# PlanetPhysics/1D Example of the Relation Between Force and Potential Energy

For a simple one dimensional example of the relationship between force and potential energy, assume that the potential energy of a particle is given by the equation

$U(x)=-{\frac {A}{x}}\left[1+Be^{-x/c}\right]$ The relationship between force and potential energy is

$\mathbf {F} =-\nabla U$ For our 1D example, where the potential energy is dependent only on the position, $x$ $F=-{\frac {dU}{dx}}$ Taking the derivative yields

${\frac {dU}{dx}}={\frac {A}{x^{2}}}\left[1+Be^{-x/c}\right]-{\frac {A}{x}}\left[-{\frac {B}{C}}e^{-x/c}\right]$ Therefore, the force on the particle is governed by the equation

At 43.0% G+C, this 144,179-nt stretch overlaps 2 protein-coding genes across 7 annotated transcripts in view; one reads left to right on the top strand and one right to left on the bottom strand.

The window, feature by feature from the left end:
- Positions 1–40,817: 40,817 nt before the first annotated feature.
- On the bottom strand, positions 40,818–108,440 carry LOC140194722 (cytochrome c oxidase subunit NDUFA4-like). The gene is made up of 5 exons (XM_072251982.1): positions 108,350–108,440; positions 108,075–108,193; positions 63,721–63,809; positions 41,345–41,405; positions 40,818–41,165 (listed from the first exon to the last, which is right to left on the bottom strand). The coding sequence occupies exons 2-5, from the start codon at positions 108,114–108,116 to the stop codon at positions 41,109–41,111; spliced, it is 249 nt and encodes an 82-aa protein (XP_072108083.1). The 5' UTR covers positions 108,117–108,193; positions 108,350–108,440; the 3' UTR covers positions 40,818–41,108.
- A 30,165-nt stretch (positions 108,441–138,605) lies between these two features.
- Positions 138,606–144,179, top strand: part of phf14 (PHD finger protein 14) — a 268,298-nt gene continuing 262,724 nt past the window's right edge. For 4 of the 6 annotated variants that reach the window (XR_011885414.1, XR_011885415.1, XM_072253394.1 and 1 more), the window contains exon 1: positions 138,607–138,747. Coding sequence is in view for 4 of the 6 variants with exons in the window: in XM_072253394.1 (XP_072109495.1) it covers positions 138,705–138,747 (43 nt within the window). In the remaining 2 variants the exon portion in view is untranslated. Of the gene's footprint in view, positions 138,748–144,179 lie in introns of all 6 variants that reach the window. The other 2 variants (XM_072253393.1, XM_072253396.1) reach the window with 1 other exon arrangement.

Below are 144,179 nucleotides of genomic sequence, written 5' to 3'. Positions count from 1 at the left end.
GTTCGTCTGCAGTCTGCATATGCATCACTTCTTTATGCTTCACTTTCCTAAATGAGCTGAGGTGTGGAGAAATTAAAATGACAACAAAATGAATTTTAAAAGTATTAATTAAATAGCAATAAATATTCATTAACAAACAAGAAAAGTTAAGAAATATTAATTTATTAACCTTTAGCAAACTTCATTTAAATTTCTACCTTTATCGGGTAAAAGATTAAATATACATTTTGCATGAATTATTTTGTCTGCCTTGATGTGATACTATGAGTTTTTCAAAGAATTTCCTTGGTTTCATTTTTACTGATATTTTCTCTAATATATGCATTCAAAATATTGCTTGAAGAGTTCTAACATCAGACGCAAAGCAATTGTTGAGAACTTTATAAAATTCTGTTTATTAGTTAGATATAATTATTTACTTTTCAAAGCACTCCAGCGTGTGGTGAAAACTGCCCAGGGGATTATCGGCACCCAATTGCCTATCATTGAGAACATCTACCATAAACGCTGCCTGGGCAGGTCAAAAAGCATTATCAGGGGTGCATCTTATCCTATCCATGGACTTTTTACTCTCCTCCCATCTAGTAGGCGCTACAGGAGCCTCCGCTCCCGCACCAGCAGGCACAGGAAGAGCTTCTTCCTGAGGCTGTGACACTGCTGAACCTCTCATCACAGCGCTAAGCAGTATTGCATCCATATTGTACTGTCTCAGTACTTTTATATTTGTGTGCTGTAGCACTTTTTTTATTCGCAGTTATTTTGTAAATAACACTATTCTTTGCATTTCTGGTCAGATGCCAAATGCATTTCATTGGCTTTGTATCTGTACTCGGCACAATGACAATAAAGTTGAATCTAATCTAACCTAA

$F=-{\frac {A}{x^{2}}}\left[1+Be^{-x/c}\right]+{\frac {A}{x}}\left[-{\frac {B}{C}}e^{-x/c}\right]$ If we further assume that the constant C is so much larger than x, the force will simplify. Rearranging to get

$F=-{\frac {A}{x^{2}}}\left[1+Be^{-x/c}-{\frac {Bx}{C}}e^{-x/c}\right]$ Because $x\ll C$ , $e^{-x/c}\Rightarrow e^{0}=1$ , we get

$F=-{\frac {A}{x^{2}}}\left[1+B-{\frac {Bx}{C}}\right]$ Further simplifying ${\frac {Bx}{C}}=0$ gives the force under this assumption

$F=-{\frac {A}{x^{2}}}\left[1+B\right]$